Identifying At-Risk Patients
At the “Critical Assessment of Massive Data Analysis” conference held recently in Vienna, John Storey, from the Lewis-Sigler Institute for Integrative Genomics at Princeton University, gave a talk on dissecting the inflammatory complications in critically injured patients by within-patient gene-expression changes.
Trauma is a major killer, as it can lead to sepsis, infection, and multiple organ failure. But it has been difficult to determine which hospitalized patients will succumb to these severe sequelae and which will have a smoother recovery. Dr. Storey participated in a longitudinal study to try to identify which genetic pathways are associated with more direct clinical outcomes as well as exactly when these molecular signatures must be detected to be useful in determining clinical treatments.
Using mRNA from total blood leukocytes, they found that a full one-quarter of the human genome exhibits changes in expression levels during the early stages of post-trauma (40–80 hours post-trauma). Dr. Storey specializes in quantitative genomics; his statistical challenge in this study was to correlate gene expression over multiple time points, in multiple patients, with multiple and different clinical presentations.
“It took me a long time to appreciate just how extensively population heterogeneity and other unmeasured sources of variation introduce unwanted and systematic biases into the statistical analysis of gene-expression studies,” Dr. Storey noted.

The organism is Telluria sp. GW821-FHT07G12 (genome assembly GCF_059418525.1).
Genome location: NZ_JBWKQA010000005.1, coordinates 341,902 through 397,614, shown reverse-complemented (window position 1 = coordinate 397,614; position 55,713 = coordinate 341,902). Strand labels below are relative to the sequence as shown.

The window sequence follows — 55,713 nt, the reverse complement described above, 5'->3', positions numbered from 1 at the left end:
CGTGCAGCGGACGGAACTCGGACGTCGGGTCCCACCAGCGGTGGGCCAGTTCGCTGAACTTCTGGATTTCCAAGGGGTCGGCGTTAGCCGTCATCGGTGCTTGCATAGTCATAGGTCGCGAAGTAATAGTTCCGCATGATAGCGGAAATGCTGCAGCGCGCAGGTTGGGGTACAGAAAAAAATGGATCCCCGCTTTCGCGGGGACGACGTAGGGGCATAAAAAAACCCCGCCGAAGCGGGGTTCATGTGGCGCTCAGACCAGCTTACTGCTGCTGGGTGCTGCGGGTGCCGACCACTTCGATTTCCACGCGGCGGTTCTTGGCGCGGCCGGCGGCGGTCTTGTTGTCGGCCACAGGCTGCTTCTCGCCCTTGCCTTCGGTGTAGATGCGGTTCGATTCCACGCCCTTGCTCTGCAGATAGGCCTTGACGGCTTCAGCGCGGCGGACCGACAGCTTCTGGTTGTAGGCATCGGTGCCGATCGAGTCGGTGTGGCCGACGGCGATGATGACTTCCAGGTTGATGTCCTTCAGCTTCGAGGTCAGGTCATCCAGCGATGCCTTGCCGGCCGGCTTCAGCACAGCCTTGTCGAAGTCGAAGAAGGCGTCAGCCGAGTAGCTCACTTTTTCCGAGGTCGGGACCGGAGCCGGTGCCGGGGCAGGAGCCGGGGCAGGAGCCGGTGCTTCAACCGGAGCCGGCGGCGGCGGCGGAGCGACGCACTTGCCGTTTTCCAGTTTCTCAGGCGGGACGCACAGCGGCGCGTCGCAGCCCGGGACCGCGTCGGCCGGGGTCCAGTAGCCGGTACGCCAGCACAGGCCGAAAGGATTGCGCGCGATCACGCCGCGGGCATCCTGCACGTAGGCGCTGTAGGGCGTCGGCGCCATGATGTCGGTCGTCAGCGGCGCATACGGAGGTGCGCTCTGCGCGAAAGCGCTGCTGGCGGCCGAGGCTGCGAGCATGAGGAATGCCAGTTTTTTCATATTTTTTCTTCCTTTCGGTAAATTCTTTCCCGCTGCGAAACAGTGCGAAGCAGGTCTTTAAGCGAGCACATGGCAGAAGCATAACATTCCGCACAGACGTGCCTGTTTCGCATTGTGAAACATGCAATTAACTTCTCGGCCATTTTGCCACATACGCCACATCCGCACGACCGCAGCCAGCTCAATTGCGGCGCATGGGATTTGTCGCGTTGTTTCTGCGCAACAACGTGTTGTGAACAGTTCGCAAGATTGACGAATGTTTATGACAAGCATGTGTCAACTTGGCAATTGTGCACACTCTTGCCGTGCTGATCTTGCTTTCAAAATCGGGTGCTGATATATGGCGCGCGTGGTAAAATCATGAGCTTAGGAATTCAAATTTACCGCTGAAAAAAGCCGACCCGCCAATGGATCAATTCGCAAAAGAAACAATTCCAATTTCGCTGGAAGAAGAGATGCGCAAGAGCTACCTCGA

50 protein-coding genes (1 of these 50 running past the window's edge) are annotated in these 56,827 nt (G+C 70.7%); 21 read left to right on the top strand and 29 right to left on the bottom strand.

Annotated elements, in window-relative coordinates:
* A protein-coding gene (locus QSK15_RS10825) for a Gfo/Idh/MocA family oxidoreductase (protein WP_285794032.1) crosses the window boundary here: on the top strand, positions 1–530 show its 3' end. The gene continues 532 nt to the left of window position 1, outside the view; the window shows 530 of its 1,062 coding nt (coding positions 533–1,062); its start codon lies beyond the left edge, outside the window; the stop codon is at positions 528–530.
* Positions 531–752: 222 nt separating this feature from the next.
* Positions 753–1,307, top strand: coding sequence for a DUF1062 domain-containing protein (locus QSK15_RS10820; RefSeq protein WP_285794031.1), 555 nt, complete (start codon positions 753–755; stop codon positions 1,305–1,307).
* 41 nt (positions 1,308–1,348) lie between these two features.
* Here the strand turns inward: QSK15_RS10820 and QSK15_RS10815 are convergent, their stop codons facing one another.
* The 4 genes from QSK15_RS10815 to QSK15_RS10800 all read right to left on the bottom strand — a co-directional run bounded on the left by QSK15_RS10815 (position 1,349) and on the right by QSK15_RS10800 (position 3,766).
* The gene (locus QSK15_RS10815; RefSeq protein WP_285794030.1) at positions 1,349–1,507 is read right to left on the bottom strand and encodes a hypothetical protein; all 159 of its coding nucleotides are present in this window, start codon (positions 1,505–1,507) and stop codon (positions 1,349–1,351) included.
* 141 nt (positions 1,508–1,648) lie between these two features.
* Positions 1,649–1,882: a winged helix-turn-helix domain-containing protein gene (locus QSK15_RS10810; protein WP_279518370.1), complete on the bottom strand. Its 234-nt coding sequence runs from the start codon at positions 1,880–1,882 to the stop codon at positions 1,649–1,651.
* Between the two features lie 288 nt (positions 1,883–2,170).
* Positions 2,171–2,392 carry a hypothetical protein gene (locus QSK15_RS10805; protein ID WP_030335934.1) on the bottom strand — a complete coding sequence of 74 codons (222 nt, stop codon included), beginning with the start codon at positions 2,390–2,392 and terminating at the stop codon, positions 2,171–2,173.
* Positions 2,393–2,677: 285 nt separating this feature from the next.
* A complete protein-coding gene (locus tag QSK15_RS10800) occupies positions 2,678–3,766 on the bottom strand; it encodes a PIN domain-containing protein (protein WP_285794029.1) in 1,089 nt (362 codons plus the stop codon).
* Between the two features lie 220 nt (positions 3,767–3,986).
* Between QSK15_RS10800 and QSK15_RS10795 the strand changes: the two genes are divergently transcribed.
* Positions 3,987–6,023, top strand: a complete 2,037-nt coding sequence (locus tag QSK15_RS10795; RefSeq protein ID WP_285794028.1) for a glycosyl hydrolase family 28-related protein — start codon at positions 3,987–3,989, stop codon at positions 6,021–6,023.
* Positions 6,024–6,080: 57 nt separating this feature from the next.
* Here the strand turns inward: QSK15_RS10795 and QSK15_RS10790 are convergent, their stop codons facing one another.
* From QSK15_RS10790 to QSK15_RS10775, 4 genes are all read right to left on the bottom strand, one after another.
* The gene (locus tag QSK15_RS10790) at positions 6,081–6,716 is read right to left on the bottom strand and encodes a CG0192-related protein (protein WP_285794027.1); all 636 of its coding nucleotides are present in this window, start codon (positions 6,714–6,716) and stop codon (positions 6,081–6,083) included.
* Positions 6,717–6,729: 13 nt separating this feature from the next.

“I view this problem as being as or more problematic than the population stratification problem in genome-wide association studies (referring to allelic differences in subpopulations that may be due to ancestral, rather than disease associated, differences).”
His innovation was to correlate the within-patient change in gene expression with the severity of the clinical outcome, rather than using absolute expression values as has traditionally been done. By measuring the change in expression within each patient, regardless of the patient’s baseline values, this method leads more easily to a clinical translation of the results.
Hara Levy, professor of physiology at the Human and Molecular Genetics Center of the Medical College of Wisconsin, studies cystic fibrosis (CF). Although CF is caused by mutations in the CF transmembrane conductance regulator gene, patients with identical genetic mutations in this gene can suffer variable levels of lung disease severity.
Dr. Levy is harnessing a functional genomics technique initially used to determine when people at high risk for type 1 diabetes—such as those who have siblings with the disease—might go on to develop the disease. The technique relies on the observation that inflammatory cytokines are often upregulated in those CF patients who will go on to have more severe pulmonary disease, but at levels too low to detect.
When serum from those patients is cultured with peripheral blood mononuclear cells from healthy individuals, however, it induces an inflammatory signature that can be readily detected, thus distinguishing CF patients at risk for more severe lung disease.
“We have validated this technology and plan to use it to correlate gene-expression status to disease status and pulmonary function,” Dr. Levy said. As progressive pulmonary disease is the major cause of morbidity and mortality in CF patients, identifying markers of such disease should help plan appropriate, individualized courses of treatment.